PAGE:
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Libyans Wait for the Next Chapter

by PATRICK COCKBURN

Tripoli

Freedom from fear has not yet reached the people of Tripoli. Streets are empty and shops shuttered. For miles there is nobody to be seen in the city, aside from militiamen dressed in T-shirts, shorts and an occasional item of uniform, manning barricades made out of old chairs, assorted rubbish and shrubs in pots taken from outside shops.

Nobody quite knows who is in charge in the Libyan capital, unlike in the Nafusa mountains to the south. It was from here that the best organized rebels advanced to take the city last weekend. Every town has a military officer in charge and there appears to be a functioning administration.

But on the coast road north of Zawiyah the militiamen look less confident as they wave through the few passing cars and trucks. The drivers expect the road to be empty, and one driving the wrong way round a roundabout crashed into the pick-up in front of us, crumpling the front of the vehicle. Visible signs of damage from Nato bombing are limited, with only a single burned out tank and one shattered building looking like a mangled concrete sandwich.

In Green Square, renamed Martyrs’ Square by the rebels, scene of so many demonstrations lauding Gaddafi’s personality cult and the Green Book, there was nobody apart from a Korean TV correspondent and a cameraman. Suddenly there was a burst of gunfire – but this turned out to be two pick-ups full of jubilant militiamen who felt they should put on a display for the cameras.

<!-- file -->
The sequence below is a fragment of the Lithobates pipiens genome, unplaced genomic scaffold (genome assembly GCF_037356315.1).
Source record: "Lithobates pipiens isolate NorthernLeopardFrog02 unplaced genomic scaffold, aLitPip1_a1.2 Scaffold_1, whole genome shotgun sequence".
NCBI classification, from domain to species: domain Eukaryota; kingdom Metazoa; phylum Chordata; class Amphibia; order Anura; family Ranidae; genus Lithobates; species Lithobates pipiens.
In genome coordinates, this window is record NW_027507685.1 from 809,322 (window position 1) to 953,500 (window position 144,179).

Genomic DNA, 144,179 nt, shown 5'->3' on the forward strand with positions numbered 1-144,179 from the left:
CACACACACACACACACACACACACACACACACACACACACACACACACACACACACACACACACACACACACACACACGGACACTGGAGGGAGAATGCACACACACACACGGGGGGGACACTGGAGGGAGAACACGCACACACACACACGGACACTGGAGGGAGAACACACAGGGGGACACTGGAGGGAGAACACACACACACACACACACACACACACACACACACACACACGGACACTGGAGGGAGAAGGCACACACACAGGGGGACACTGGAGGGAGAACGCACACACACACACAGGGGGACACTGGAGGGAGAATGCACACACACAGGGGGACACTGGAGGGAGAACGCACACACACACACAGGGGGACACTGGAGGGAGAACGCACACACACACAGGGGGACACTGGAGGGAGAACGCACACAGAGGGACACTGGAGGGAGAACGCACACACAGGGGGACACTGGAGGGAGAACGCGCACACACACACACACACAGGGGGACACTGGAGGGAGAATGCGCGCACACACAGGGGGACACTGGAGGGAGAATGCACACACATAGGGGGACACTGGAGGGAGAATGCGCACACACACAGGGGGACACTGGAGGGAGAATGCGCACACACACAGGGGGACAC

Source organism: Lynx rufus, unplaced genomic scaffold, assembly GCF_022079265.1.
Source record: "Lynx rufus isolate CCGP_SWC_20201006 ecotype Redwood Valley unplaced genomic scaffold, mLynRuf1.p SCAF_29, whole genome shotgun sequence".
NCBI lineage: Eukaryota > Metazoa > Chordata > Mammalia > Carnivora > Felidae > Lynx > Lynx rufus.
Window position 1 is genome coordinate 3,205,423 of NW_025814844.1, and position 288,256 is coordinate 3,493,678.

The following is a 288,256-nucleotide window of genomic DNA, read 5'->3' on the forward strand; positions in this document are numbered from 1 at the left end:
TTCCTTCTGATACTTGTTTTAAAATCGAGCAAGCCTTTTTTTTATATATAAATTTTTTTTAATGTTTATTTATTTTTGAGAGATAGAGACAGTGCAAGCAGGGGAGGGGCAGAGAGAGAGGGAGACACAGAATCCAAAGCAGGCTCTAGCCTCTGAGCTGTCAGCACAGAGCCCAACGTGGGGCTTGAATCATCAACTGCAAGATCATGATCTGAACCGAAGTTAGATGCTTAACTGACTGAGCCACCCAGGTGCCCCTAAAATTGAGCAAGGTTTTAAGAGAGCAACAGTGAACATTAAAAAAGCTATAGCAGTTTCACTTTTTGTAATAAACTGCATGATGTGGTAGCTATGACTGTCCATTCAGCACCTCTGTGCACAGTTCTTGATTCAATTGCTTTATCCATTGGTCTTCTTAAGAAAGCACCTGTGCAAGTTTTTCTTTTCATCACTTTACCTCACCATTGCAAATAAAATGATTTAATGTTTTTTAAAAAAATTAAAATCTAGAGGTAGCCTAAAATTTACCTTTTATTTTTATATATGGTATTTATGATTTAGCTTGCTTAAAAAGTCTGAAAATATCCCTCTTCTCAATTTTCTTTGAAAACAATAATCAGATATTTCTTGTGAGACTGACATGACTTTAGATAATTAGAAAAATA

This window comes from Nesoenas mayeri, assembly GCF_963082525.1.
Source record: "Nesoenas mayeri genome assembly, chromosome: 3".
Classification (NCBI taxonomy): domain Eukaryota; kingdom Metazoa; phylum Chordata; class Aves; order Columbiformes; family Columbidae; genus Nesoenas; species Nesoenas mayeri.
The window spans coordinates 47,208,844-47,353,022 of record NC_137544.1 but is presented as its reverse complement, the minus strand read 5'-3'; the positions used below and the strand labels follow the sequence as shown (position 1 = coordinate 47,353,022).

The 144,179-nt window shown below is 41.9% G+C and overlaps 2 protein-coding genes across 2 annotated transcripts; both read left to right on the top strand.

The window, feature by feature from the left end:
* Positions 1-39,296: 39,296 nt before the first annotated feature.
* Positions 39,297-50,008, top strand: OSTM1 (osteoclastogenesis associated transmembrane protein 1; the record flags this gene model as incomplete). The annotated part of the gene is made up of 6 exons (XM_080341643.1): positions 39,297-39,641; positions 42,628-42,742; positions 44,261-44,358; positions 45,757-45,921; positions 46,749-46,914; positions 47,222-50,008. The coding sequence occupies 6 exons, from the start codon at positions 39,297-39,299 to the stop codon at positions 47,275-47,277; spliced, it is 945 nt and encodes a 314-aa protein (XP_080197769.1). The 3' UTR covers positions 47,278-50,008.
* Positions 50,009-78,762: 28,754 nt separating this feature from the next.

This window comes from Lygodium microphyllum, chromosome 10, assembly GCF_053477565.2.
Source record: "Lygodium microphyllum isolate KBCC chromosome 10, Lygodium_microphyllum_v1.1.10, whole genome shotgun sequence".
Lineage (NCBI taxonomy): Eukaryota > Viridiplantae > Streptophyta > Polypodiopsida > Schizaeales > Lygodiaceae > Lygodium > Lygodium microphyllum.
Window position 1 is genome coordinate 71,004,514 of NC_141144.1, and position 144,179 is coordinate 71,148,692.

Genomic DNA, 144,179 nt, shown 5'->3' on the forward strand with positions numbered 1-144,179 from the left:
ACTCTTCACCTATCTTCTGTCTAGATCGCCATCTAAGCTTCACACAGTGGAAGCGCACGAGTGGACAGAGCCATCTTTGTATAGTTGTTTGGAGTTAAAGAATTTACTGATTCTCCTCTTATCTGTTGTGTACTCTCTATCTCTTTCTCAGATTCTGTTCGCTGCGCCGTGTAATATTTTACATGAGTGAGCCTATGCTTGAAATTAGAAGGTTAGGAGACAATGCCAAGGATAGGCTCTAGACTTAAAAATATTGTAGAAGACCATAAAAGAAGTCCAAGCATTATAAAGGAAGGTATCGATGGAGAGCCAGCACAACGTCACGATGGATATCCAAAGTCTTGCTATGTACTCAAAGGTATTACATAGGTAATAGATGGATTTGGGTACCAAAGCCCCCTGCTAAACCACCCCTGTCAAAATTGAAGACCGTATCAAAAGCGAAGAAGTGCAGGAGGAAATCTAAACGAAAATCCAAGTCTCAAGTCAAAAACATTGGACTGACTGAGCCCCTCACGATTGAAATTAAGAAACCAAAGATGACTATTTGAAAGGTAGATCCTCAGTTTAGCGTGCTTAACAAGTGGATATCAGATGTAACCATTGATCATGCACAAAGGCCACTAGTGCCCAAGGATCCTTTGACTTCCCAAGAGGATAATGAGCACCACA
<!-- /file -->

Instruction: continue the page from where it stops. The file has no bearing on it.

“We have about six months to return things to normal,” said a Libyan who works in the oil industry as he watched the militiamen firing into the sky. He pointed out that one reason the city was so empty was that many of those who had the money had fled to Tunisia, and others had moved elsewhere in Libya. With petrol, water and food in short supply, it will be weeks or months before they return.

Will the Transitional National Council be able to impose its authority? A delegation from the TNC landed on Wednesday evening at an improvised airstrip in the Nafusa mountains hurriedly cleared by militiamen. But the TNC has always had uncertain authority in the west of the country. A further problem is that Gaddafi created a Libya free of all the normal institutions; it became notorious for hand-to-mouth organization and with all decisions stemming from the top.

“Everything will be OK if Gaddafi is captured,” said the Libyan oil worker, watching militiamen brandish their weapons for the cameras. He could be right, although the capture of Saddam Hussein did nothing to quell the violence in Iraq – and in some ways it exacerbated it.

One of the reasons so many Libyans so disliked Gaddafi’s rule was his exaggerated personality cult. But at least hostility to him united the opposition, which now lacks a focus.

At the entrance to my hotel rebels have placed a portrait of Gaddafi on the ground so guests are obliged to step on his face. A problem is that his one-man rule was so all embracing that it will be difficult at first to run the country without him.

Patrick Cockburn is the author of Muqtada.

Patrick Cockburn is the author of  The Rise of Islamic State: ISIS and the New Sunni Revolution.

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